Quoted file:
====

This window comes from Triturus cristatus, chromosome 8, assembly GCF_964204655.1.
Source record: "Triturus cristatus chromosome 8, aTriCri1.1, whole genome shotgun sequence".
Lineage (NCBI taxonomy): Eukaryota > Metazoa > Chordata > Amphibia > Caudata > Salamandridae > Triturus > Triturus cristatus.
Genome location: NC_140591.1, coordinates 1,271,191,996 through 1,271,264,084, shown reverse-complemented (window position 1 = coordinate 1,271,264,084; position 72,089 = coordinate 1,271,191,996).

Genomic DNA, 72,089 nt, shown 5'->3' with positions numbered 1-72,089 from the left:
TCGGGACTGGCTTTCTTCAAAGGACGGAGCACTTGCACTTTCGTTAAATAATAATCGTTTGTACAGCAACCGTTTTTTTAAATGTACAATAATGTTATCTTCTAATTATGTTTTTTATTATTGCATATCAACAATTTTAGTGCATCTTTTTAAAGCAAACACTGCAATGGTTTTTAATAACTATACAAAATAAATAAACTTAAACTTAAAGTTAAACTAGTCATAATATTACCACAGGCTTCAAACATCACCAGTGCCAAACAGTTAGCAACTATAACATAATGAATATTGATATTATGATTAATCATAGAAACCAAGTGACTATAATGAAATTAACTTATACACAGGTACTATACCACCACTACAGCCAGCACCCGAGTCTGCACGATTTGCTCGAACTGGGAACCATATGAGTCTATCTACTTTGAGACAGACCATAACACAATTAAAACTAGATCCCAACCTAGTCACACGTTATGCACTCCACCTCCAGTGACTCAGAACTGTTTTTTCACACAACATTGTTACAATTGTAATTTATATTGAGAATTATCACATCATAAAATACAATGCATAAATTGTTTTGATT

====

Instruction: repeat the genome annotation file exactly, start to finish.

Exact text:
This window comes from Triturus cristatus, chromosome 8, assembly GCF_964204655.1.
Source record: "Triturus cristatus chromosome 8, aTriCri1.1, whole genome shotgun sequence".
Lineage (NCBI taxonomy): Eukaryota > Metazoa > Chordata > Amphibia > Caudata > Salamandridae > Triturus > Triturus cristatus.
Genome location: NC_140591.1, coordinates 1,271,191,996 through 1,271,264,084, shown reverse-complemented (window position 1 = coordinate 1,271,264,084; position 72,089 = coordinate 1,271,191,996).

Genomic DNA, 72,089 nt, shown 5'->3' with positions numbered 1-72,089 from the left:
TCGGGACTGGCTTTCTTCAAAGGACGGAGCACTTGCACTTTCGTTAAATAATAATCGTTTGTACAGCAACCGTTTTTTTAAATGTACAATAATGTTATCTTCTAATTATGTTTTTTATTATTGCATATCAACAATTTTAGTGCATCTTTTTAAAGCAAACACTGCAATGGTTTTTAATAACTATACAAAATAAATAAACTTAAACTTAAAGTTAAACTAGTCATAATATTACCACAGGCTTCAAACATCACCAGTGCCAAACAGTTAGCAACTATAACATAATGAATATTGATATTATGATTAATCATAGAAACCAAGTGACTATAATGAAATTAACTTATACACAGGTACTATACCACCACTACAGCCAGCACCCGAGTCTGCACGATTTGCTCGAACTGGGAACCATATGAGTCTATCTACTTTGAGACAGACCATAACACAATTAAAACTAGATCCCAACCTAGTCACACGTTATGCACTCCACCTCCAGTGACTCAGAACTGTTTTTTCACACAACATTGTTACAATTGTAATTTATATTGAGAATTATCACATCATAAAATACAATGCATAAATTGTTTTGATT